I'm beginning the sympathize more and more with the average man who thinks the system is rigged against him.
The current unemployment rate in California, where I live, is 5.4 percent. This is almost a full percentage point higher than the unemployment rate for the nation as a whole. So you can imagine how the average unemployed Californian feels when he reads that the state Employment Development Department in Sacramento has hired citizens of India to process Golden State unemployment claims.
According to News10, "with the exception of two managers, everyone inside the office is from outside of the U.S. They are employed by Deloitte, a major U.S. IT company hired by the state to create and manage its Unemployment Insurance Modernization project. The mostly Indian nationals are allowed to work here under a visa program called H-1B."
Computerworld reports "Information technology workers at Southern California Edison (SCE) are being laid off and replaced by workers from India. Some employees are training the H- 1B visa holding replacements, and many have already lost their jobs."
That's really pouring salt in the wound. First the company makes you train the foreign workers replacing you then, after you're fired, more foreign workers process your unemployment claim.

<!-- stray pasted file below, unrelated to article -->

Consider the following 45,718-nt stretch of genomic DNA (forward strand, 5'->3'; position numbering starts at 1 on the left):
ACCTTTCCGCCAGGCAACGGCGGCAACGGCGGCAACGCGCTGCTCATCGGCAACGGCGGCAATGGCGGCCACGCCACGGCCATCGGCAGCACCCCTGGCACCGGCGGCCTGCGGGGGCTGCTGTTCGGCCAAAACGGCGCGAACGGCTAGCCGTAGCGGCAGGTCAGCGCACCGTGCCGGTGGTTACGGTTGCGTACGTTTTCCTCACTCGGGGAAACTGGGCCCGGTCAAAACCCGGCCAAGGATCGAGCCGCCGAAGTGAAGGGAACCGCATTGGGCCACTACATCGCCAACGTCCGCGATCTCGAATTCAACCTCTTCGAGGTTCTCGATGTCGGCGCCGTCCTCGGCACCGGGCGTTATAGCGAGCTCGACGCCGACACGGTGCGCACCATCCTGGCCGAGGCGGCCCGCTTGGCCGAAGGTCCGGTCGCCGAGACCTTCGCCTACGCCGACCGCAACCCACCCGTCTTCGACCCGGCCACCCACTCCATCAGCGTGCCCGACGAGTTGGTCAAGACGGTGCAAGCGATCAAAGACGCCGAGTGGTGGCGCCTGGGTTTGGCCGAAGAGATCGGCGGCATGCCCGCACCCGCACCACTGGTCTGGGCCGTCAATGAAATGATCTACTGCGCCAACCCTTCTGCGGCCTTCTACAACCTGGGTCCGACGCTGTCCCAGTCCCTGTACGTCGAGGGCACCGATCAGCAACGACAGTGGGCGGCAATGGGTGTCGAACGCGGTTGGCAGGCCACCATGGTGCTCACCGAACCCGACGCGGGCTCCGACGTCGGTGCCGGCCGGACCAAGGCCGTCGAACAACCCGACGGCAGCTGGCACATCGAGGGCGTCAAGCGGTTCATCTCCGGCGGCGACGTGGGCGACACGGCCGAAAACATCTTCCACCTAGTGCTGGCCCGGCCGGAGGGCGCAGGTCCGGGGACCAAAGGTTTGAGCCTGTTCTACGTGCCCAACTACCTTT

It's no wonder that millions of unemployed Americans have simply given up and stopped looking for a job.
In these two instances STEM workers (science, technology, engineering and mathematics) have been displaced by H-1B visa holders. By law these visa holders are only supposed to be used to fill jobs that can't be filled by US citizens. Instead in many instances they replace US citizens. In reality the only law that influences H-1B visa holders is the economic law of supply and demand.
The more of these workers US companies can import, the lower the wage scale for STEM workers will be. That's why News10 points out tech companies spent $14 million in 2013 lobbying Congress for more low-paid foreign workers.
Microsoft is laying off 20,000 employees, yet Bill Gates demands Congress increase the number of STEM workers allowed to come to the U.S. Even the Prime Minister of India is getting into the act. PM Narendra Modi asked President Obama during his trip to India to "loosen the restrictions on the H-1B program."
Maybe that's why Sen. Jeff Sessions (R-AL) points out that 75 percent of the US citizens with STEM degrees aren't working in STEM jobs.
The average American competing against lower-priced imported labor doesn't have anyone lobbying for him. And unfortunately taking care of your citizens first and dealing fairly with domestic workers doesn't seem to be a priority with Congress or business.